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garden tales from a Brit at home and abroad

Grands Moulins revisited

Three years ago I wrote rather disparagingly about the jardins des Grands Moulins – Abbé Pierre, in Paris’s 13th arrondissement. It is a new, self-proclaimed sustainable park, and I wondered quite what visitors were meant to do there, other than admire how desperately sustainable it all was.

Grands Moulins01

A second visit this summer has made me somewhat change my views. The park is still undeniably scruffy, with unremarkable native plants sprawling and straggling over the paths. Clumps of stinging nettles (Urtica dioica subsp. dioica) lurked right by at least one set of steps.

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But there is now a clearer contrast between the mown grass and the meadow areas, which make it clear that the park is meant to look like this, rather than (as a commenter on my initial review remarked) as if the city had stopped maintaining it four years ago. The plants generally had grown in and looked more settled, and thickets of guelder rose (Viburnum opulus) offered bright red clusters of fruit to enliven the otherwise overwhelmingly green palette.

Grands Moulins02

Plus water was now duly flowing and gurgling as intended in the many rills and channels around the site (my first visit was during a drought).

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And, most importantly, people were now present, doing … well, what people normally do in neighbourhood parks: sitting on benches chatting, pushing babies in buggies, people-watching (from the rather snazzy curved bridge over the site), even a group of kids playing a version of Pooh Sticks with leaves in the water channels.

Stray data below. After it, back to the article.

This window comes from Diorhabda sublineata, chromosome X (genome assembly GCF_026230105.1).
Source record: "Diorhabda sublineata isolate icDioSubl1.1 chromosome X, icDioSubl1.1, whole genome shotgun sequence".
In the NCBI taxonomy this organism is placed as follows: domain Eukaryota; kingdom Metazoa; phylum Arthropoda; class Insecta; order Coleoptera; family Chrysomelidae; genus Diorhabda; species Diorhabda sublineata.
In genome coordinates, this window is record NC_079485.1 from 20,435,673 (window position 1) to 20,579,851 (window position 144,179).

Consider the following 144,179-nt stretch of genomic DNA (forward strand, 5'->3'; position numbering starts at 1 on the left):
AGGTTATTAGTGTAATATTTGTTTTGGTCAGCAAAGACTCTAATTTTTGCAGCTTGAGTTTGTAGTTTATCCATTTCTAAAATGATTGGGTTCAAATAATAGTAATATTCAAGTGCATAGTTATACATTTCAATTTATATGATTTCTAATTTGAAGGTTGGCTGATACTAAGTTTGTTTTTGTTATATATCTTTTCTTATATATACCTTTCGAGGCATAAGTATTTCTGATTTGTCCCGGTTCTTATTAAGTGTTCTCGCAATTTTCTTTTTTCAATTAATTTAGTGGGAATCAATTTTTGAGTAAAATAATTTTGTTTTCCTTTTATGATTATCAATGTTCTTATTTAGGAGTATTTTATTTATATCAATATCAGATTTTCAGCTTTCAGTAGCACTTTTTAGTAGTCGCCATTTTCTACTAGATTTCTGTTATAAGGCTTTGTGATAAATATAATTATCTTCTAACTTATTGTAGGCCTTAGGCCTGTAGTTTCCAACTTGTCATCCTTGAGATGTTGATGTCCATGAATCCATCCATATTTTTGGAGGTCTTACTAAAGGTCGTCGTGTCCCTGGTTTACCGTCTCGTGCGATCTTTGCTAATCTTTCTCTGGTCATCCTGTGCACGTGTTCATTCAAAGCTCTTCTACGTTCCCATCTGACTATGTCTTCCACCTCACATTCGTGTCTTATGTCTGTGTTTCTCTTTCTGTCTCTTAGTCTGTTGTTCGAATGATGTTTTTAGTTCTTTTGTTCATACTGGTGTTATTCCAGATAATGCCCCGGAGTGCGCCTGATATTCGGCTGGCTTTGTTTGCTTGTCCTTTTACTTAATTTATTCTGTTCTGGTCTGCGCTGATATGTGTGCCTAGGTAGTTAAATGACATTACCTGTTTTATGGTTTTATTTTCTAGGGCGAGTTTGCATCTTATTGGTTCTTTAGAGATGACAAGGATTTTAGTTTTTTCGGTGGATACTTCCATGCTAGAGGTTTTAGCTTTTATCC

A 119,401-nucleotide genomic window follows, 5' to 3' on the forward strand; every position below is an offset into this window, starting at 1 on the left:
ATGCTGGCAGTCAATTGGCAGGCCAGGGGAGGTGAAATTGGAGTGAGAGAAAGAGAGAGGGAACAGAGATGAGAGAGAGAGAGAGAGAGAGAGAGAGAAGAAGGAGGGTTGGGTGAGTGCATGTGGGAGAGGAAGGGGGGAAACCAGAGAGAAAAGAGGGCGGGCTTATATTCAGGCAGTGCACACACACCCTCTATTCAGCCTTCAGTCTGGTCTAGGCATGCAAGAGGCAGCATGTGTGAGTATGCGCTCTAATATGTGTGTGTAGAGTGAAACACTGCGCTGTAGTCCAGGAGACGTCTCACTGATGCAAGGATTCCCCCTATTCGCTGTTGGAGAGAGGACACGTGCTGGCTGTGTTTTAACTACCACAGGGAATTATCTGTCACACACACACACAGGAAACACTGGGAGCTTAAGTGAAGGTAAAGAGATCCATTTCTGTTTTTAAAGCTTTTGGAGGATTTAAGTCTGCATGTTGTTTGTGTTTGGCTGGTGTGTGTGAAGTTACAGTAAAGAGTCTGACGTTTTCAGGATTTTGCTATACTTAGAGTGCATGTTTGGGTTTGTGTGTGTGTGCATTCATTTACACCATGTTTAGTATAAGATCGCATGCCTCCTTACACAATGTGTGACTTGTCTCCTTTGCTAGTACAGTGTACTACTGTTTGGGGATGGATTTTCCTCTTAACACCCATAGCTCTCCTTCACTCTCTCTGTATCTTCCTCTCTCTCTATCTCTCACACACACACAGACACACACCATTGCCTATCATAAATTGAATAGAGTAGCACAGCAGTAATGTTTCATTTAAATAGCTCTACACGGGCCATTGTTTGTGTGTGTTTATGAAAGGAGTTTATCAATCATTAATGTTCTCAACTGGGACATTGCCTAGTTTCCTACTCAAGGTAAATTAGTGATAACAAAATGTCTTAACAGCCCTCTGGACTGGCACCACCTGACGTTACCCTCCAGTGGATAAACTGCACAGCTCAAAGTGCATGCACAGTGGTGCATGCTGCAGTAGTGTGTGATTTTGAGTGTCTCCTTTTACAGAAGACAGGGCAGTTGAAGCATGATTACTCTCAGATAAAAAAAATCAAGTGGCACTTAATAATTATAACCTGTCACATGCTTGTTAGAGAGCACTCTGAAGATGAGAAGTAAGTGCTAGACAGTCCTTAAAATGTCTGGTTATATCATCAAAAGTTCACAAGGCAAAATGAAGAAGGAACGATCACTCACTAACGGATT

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Maybe it was just that my expectations were lowered by that first visit, but overall I rather warmed to the jardins des Grands Moulins.

3 comments on “Grands Moulins revisited

  1. Diana Studer
    July 19, 2014

    It makes all the difference to see a park being used, enjoyed and appreciated by people. Surrounded by all those blocks of flats, there must be people desparate for some space, some peace and quiet.

  2. Stuart Read
    July 21, 2014

    always good to have a second, and third visit/impression. Perhaps it works fine: like the parks in Valencia, designed (in part) by public consultation: radical,but hey: the locals want dog-walking / safe child’s play / secret smooching spots, they get them. Never see that photogaphed in a design mag/given an award!

  3. George Vieira
    September 2, 2014

    Nice share! It’s like seeing Olmsted’s ideas brought to life in the 21st century. It was always his ideal to have parks use plants that would naturally thrive in the local environment, and to allow nature to do most of the work. The ideal is to have those in charge of the park act as minimalist curators of nature’s wonders. Interfere only when absolutely necessary for the comfort of visitors.

    I love it!

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This entry was posted on July 18, 2014 by in Gardens, Paris, Parks and tagged , .

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